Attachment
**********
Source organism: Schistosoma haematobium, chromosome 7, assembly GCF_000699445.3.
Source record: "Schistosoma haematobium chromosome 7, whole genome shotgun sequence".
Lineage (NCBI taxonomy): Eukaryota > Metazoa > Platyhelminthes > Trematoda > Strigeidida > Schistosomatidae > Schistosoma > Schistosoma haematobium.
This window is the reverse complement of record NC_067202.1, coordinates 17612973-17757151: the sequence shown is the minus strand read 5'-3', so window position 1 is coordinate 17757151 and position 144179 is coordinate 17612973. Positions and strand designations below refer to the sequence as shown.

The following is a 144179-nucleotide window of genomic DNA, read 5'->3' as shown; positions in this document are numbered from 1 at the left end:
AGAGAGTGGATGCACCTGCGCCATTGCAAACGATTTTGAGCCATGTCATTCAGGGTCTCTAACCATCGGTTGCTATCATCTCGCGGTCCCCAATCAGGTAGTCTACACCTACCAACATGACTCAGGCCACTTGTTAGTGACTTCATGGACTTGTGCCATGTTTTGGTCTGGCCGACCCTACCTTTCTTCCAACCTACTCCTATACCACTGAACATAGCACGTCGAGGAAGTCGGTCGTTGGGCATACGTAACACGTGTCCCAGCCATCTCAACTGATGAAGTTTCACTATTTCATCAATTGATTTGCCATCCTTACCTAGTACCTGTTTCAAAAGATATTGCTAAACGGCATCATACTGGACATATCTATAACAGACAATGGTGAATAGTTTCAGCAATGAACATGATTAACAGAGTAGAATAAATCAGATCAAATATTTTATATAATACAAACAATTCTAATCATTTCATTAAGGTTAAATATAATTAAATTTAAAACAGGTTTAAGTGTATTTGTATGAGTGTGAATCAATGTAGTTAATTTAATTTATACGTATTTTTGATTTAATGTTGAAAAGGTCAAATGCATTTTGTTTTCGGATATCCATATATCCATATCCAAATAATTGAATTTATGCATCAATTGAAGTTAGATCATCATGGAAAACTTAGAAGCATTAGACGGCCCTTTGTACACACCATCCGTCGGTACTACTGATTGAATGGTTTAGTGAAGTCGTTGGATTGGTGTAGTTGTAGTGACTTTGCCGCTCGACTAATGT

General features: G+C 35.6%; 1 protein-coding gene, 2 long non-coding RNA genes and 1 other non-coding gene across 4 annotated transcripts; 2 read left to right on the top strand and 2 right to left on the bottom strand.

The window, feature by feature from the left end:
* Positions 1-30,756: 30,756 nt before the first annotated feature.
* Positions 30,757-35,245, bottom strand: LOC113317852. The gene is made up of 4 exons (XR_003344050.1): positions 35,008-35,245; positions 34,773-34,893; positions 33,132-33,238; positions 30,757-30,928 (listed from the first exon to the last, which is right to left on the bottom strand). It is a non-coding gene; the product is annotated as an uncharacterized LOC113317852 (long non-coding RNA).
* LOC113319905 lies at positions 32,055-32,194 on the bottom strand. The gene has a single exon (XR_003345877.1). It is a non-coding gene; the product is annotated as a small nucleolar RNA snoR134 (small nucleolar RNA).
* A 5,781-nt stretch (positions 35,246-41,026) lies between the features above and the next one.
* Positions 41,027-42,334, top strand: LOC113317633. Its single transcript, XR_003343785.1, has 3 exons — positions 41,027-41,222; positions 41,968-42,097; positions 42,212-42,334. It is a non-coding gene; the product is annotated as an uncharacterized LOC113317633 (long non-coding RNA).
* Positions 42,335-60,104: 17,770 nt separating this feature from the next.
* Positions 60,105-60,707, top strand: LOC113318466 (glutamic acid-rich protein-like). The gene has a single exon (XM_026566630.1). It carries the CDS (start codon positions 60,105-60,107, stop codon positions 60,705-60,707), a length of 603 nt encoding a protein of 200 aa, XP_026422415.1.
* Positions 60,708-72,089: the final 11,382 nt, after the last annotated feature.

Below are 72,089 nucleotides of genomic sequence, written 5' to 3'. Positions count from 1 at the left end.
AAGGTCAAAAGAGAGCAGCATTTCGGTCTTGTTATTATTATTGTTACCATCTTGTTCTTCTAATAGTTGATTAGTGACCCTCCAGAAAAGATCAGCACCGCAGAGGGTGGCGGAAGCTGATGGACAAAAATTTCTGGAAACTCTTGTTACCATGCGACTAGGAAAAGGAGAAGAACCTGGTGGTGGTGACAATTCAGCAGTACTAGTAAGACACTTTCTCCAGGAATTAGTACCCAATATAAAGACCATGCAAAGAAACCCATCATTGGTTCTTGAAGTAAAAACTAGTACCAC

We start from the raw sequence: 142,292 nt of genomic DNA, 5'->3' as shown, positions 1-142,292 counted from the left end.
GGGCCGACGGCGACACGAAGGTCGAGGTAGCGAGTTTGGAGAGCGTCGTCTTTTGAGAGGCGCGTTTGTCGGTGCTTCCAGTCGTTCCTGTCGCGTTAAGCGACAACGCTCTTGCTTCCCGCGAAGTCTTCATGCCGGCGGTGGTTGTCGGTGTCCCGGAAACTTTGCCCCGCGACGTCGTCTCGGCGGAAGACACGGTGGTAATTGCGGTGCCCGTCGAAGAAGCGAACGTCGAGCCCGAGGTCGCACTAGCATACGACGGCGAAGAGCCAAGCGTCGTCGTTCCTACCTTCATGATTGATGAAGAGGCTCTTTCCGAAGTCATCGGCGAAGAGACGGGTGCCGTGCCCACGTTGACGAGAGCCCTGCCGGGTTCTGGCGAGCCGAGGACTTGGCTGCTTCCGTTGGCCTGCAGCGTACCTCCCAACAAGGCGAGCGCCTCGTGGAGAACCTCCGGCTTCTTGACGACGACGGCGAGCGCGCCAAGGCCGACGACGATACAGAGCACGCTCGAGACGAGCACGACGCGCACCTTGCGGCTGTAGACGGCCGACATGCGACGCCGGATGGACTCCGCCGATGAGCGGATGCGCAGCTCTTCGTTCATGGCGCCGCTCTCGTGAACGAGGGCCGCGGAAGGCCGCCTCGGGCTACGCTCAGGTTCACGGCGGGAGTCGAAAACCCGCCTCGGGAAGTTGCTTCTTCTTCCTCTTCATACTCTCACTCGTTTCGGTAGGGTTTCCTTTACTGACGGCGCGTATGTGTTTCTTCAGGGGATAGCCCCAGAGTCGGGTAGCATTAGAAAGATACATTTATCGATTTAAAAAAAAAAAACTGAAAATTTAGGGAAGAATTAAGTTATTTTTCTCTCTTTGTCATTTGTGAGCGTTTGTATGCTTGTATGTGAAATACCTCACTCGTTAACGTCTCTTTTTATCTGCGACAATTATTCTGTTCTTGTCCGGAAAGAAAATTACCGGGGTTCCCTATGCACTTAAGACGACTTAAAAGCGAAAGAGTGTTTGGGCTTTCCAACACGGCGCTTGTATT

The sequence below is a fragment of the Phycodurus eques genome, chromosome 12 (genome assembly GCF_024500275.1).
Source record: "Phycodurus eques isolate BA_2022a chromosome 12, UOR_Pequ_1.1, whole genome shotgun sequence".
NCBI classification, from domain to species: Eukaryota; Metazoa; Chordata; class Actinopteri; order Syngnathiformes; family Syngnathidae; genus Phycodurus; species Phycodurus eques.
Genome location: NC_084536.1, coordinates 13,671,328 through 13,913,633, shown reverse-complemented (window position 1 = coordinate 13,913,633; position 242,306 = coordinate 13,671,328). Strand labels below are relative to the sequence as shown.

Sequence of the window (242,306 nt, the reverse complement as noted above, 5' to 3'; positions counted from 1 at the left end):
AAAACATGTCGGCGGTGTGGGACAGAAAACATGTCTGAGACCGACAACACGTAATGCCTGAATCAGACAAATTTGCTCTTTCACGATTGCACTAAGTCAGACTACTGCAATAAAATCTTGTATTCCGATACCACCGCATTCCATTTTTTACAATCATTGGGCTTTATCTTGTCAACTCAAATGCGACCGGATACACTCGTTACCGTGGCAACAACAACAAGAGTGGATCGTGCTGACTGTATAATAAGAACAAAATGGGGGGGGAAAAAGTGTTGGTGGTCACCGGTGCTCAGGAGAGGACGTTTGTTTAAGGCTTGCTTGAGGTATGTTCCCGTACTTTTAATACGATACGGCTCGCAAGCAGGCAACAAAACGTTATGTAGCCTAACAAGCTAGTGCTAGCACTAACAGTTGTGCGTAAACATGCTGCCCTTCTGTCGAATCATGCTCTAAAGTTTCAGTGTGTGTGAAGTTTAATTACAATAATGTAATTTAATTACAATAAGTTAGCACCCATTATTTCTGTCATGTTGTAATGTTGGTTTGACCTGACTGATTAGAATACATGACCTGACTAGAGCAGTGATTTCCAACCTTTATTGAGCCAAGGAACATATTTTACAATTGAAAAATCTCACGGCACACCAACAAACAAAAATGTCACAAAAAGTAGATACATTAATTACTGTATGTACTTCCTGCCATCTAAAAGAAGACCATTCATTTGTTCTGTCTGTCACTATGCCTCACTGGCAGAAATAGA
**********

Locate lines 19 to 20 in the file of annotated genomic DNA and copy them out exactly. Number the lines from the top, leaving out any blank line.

We start from the raw sequence: 142,292 nt of genomic DNA, 5'->3' as shown, positions 1-142,292 counted from the left end.
GGGCCGACGGCGACACGAAGGTCGAGGTAGCGAGTTTGGAGAGCGTCGTCTTTTGAGAGGCGCGTTTGTCGGTGCTTCCAGTCGTTCCTGTCGCGTTAAGCGACAACGCTCTTGCTTCCCGCGAAGTCTTCATGCCGGCGGTGGTTGTCGGTGTCCCGGAAACTTTGCCCCGCGACGTCGTCTCGGCGGAAGACACGGTGGTAATTGCGGTGCCCGTCGAAGAAGCGAACGTCGAGCCCGAGGTCGCACTAGCATACGACGGCGAAGAGCCAAGCGTCGTCGTTCCTACCTTCATGATTGATGAAGAGGCTCTTTCCGAAGTCATCGGCGAAGAGACGGGTGCCGTGCCCACGTTGACGAGAGCCCTGCCGGGTTCTGGCGAGCCGAGGACTTGGCTGCTTCCGTTGGCCTGCAGCGTACCTCCCAACAAGGCGAGCGCCTCGTGGAGAACCTCCGGCTTCTTGACGACGACGGCGAGCGCGCCAAGGCCGACGACGATACAGAGCACGCTCGAGACGAGCACGACGCGCACCTTGCGGCTGTAGACGGCCGACATGCGACGCCGGATGGACTCCGCCGATGAGCGGATGCGCAGCTCTTCGTTCATGGCGCCGCTCTCGTGAACGAGGGCCGCGGAAGGCCGCCTCGGGCTACGCTCAGGTTCACGGCGGGAGTCGAAAACCCGCCTCGGGAAGTTGCTTCTTCTTCCTCTTCATACTCTCACTCGTTTCGGTAGGGTTTCCTTTACTGACGGCGCGTATGTGTTTCTTCAGGGGATAGCCCCAGAGTCGGGTAGCATTAGAAAGATACATTTATCGATTTAAAAAAAAAAAACTGAAAATTTAGGGAAGAATTAAGTTATTTTTCTCTCTTTGTCATTTGTGAGCGTTTGTATGCTTGTATGTGAAATACCTCACTCGTTAACGTCTCTTTTTATCTGCGACAATTATTCTGTTCTTGTCCGGAAAGAAAATTACCGGGGTTCCCTATGCACTTAAGACGACTTAAAAGCGAAAGAGTGTTTGGGCTTTCCAACACGGCGCTTGTATT